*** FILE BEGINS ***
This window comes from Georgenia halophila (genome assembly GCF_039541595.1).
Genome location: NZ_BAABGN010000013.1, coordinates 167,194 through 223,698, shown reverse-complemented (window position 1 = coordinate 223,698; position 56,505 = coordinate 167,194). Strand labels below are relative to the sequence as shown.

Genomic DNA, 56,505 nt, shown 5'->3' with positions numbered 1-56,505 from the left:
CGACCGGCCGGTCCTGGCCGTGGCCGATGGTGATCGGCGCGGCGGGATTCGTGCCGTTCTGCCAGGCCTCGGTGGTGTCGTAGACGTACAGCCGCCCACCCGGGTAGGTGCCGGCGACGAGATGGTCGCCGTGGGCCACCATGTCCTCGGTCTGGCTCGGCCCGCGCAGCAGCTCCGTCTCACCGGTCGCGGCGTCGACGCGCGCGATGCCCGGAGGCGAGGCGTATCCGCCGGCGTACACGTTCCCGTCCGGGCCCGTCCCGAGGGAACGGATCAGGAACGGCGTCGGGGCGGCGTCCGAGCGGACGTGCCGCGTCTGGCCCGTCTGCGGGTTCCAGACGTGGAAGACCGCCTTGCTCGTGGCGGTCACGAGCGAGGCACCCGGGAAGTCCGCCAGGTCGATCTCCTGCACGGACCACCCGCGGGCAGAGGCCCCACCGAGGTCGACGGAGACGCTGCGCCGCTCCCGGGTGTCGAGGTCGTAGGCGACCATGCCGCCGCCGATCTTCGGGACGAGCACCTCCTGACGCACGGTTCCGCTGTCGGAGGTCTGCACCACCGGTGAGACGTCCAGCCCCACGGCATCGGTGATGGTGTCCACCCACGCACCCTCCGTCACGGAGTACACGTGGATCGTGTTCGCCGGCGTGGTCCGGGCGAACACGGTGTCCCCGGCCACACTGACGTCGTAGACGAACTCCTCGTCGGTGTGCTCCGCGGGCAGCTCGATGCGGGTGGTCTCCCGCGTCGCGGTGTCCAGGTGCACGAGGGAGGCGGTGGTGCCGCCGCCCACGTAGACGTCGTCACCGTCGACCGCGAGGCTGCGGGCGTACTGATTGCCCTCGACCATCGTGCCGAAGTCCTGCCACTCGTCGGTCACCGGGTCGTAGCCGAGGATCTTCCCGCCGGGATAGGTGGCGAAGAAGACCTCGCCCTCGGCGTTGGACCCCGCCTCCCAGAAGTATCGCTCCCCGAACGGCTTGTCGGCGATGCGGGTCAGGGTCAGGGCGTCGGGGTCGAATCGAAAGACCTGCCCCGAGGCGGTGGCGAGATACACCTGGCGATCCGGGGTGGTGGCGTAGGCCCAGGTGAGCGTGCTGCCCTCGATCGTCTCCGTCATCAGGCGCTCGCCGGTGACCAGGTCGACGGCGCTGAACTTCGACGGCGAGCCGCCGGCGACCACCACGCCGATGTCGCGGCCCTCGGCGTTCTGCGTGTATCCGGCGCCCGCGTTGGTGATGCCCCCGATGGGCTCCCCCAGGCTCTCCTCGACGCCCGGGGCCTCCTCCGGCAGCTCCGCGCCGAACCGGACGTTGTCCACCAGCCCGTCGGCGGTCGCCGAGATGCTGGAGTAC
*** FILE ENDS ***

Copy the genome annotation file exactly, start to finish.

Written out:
This window comes from Georgenia halophila (genome assembly GCF_039541595.1).
Genome location: NZ_BAABGN010000013.1, coordinates 167,194 through 223,698, shown reverse-complemented (window position 1 = coordinate 223,698; position 56,505 = coordinate 167,194). Strand labels below are relative to the sequence as shown.

Genomic DNA, 56,505 nt, shown 5'->3' with positions numbered 1-56,505 from the left:
CGACCGGCCGGTCCTGGCCGTGGCCGATGGTGATCGGCGCGGCGGGATTCGTGCCGTTCTGCCAGGCCTCGGTGGTGTCGTAGACGTACAGCCGCCCACCCGGGTAGGTGCCGGCGACGAGATGGTCGCCGTGGGCCACCATGTCCTCGGTCTGGCTCGGCCCGCGCAGCAGCTCCGTCTCACCGGTCGCGGCGTCGACGCGCGCGATGCCCGGAGGCGAGGCGTATCCGCCGGCGTACACGTTCCCGTCCGGGCCCGTCCCGAGGGAACGGATCAGGAACGGCGTCGGGGCGGCGTCCGAGCGGACGTGCCGCGTCTGGCCCGTCTGCGGGTTCCAGACGTGGAAGACCGCCTTGCTCGTGGCGGTCACGAGCGAGGCACCCGGGAAGTCCGCCAGGTCGATCTCCTGCACGGACCACCCGCGGGCAGAGGCCCCACCGAGGTCGACGGAGACGCTGCGCCGCTCCCGGGTGTCGAGGTCGTAGGCGACCATGCCGCCGCCGATCTTCGGGACGAGCACCTCCTGACGCACGGTTCCGCTGTCGGAGGTCTGCACCACCGGTGAGACGTCCAGCCCCACGGCATCGGTGATGGTGTCCACCCACGCACCCTCCGTCACGGAGTACACGTGGATCGTGTTCGCCGGCGTGGTCCGGGCGAACACGGTGTCCCCGGCCACACTGACGTCGTAGACGAACTCCTCGTCGGTGTGCTCCGCGGGCAGCTCGATGCGGGTGGTCTCCCGCGTCGCGGTGTCCAGGTGCACGAGGGAGGCGGTGGTGCCGCCGCCCACGTAGACGTCGTCACCGTCGACCGCGAGGCTGCGGGCGTACTGATTGCCCTCGACCATCGTGCCGAAGTCCTGCCACTCGTCGGTCACCGGGTCGTAGCCGAGGATCTTCCCGCCGGGATAGGTGGCGAAGAAGACCTCGCCCTCGGCGTTGGACCCCGCCTCCCAGAAGTATCGCTCCCCGAACGGCTTGTCGGCGATGCGGGTCAGGGTCAGGGCGTCGGGGTCGAATCGAAAGACCTGCCCCGAGGCGGTGGCGAGATACACCTGGCGATCCGGGGTGGTGGCGTAGGCCCAGGTGAGCGTGCTGCCCTCGATCGTCTCCGTCATCAGGCGCTCGCCGGTGACCAGGTCGACGGCGCTGAACTTCGACGGCGAGCCGCCGGCGACCACCACGCCGATGTCGCGGCCCTCGGCGTTCTGCGTGTATCCGGCGCCCGCGTTGGTGATGCCCCCGATGGGCTCCCCCAGGCTCTCCTCGACGCCCGGGGCCTCCTCCGGCAGCTCCGCGCCGAACCGGACGTTGTCCACCAGCCCGTCGGCGGTCGCCGAGATGCTGGAGTAC